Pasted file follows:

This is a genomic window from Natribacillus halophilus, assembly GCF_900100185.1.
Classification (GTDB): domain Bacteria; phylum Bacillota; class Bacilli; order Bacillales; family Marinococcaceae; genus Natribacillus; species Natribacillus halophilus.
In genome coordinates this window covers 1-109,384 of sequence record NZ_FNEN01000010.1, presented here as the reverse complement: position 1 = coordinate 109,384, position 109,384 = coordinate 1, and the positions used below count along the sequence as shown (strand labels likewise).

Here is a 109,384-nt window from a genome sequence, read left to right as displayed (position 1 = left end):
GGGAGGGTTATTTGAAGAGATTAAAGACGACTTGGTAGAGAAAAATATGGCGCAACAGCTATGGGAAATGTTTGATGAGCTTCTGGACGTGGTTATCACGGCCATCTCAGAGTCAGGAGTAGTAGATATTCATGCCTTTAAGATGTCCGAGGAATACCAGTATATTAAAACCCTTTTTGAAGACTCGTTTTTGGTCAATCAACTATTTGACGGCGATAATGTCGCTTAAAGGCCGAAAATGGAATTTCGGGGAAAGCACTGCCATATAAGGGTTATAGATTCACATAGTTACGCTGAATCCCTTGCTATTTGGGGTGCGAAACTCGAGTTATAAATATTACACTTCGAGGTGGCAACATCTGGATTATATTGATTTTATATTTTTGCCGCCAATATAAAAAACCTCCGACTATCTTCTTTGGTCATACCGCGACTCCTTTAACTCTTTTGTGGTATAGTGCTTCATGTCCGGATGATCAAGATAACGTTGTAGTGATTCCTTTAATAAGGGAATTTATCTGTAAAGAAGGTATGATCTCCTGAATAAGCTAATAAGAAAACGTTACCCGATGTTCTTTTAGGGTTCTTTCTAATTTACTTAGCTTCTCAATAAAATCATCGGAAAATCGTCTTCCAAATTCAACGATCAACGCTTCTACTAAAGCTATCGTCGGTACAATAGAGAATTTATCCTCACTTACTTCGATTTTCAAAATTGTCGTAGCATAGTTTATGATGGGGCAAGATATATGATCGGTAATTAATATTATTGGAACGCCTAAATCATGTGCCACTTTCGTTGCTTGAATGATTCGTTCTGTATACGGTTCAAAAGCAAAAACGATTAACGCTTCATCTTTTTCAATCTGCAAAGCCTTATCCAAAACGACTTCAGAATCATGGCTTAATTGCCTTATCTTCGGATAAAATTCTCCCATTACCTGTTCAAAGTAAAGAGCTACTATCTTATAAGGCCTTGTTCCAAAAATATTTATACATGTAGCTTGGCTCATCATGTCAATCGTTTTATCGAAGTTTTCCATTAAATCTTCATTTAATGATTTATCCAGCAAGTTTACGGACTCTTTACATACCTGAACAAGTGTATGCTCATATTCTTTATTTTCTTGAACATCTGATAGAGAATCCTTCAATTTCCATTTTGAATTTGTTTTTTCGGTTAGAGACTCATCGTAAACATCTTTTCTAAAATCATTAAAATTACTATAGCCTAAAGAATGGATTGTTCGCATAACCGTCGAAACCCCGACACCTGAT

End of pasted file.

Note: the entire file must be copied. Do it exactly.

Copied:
This is a genomic window from Natribacillus halophilus, assembly GCF_900100185.1.
Classification (GTDB): domain Bacteria; phylum Bacillota; class Bacilli; order Bacillales; family Marinococcaceae; genus Natribacillus; species Natribacillus halophilus.
In genome coordinates this window covers 1-109,384 of sequence record NZ_FNEN01000010.1, presented here as the reverse complement: position 1 = coordinate 109,384, position 109,384 = coordinate 1, and the positions used below count along the sequence as shown (strand labels likewise).

Here is a 109,384-nt window from a genome sequence, read left to right as displayed (position 1 = left end):
GGGAGGGTTATTTGAAGAGATTAAAGACGACTTGGTAGAGAAAAATATGGCGCAACAGCTATGGGAAATGTTTGATGAGCTTCTGGACGTGGTTATCACGGCCATCTCAGAGTCAGGAGTAGTAGATATTCATGCCTTTAAGATGTCCGAGGAATACCAGTATATTAAAACCCTTTTTGAAGACTCGTTTTTGGTCAATCAACTATTTGACGGCGATAATGTCGCTTAAAGGCCGAAAATGGAATTTCGGGGAAAGCACTGCCATATAAGGGTTATAGATTCACATAGTTACGCTGAATCCCTTGCTATTTGGGGTGCGAAACTCGAGTTATAAATATTACACTTCGAGGTGGCAACATCTGGATTATATTGATTTTATATTTTTGCCGCCAATATAAAAAACCTCCGACTATCTTCTTTGGTCATACCGCGACTCCTTTAACTCTTTTGTGGTATAGTGCTTCATGTCCGGATGATCAAGATAACGTTGTAGTGATTCCTTTAATAAGGGAATTTATCTGTAAAGAAGGTATGATCTCCTGAATAAGCTAATAAGAAAACGTTACCCGATGTTCTTTTAGGGTTCTTTCTAATTTACTTAGCTTCTCAATAAAATCATCGGAAAATCGTCTTCCAAATTCAACGATCAACGCTTCTACTAAAGCTATCGTCGGTACAATAGAGAATTTATCCTCACTTACTTCGATTTTCAAAATTGTCGTAGCATAGTTTATGATGGGGCAAGATATATGATCGGTAATTAATATTATTGGAACGCCTAAATCATGTGCCACTTTCGTTGCTTGAATGATTCGTTCTGTATACGGTTCAAAAGCAAAAACGATTAACGCTTCATCTTTTTCAATCTGCAAAGCCTTATCCAAAACGACTTCAGAATCATGGCTTAATTGCCTTATCTTCGGATAAAATTCTCCCATTACCTGTTCAAAGTAAAGAGCTACTATCTTATAAGGCCTTGTTCCAAAAATATTTATACATGTAGCTTGGCTCATCATGTCAATCGTTTTATCGAAGTTTTCCATTAAATCTTCATTTAATGATTTATCCAGCAAGTTTACGGACTCTTTACATACCTGAACAAGTGTATGCTCATATTCTTTATTTTCTTGAACATCTGATAGAGAATCCTTCAATTTCCATTTTGAATTTGTTTTTTCGGTTAGAGACTCATCGTAAACATCTTTTCTAAAATCATTAAAATTACTATAGCCTAAAGAATGGATTGTTCGCATAACCGTCGAAACCCCGACACCTGAT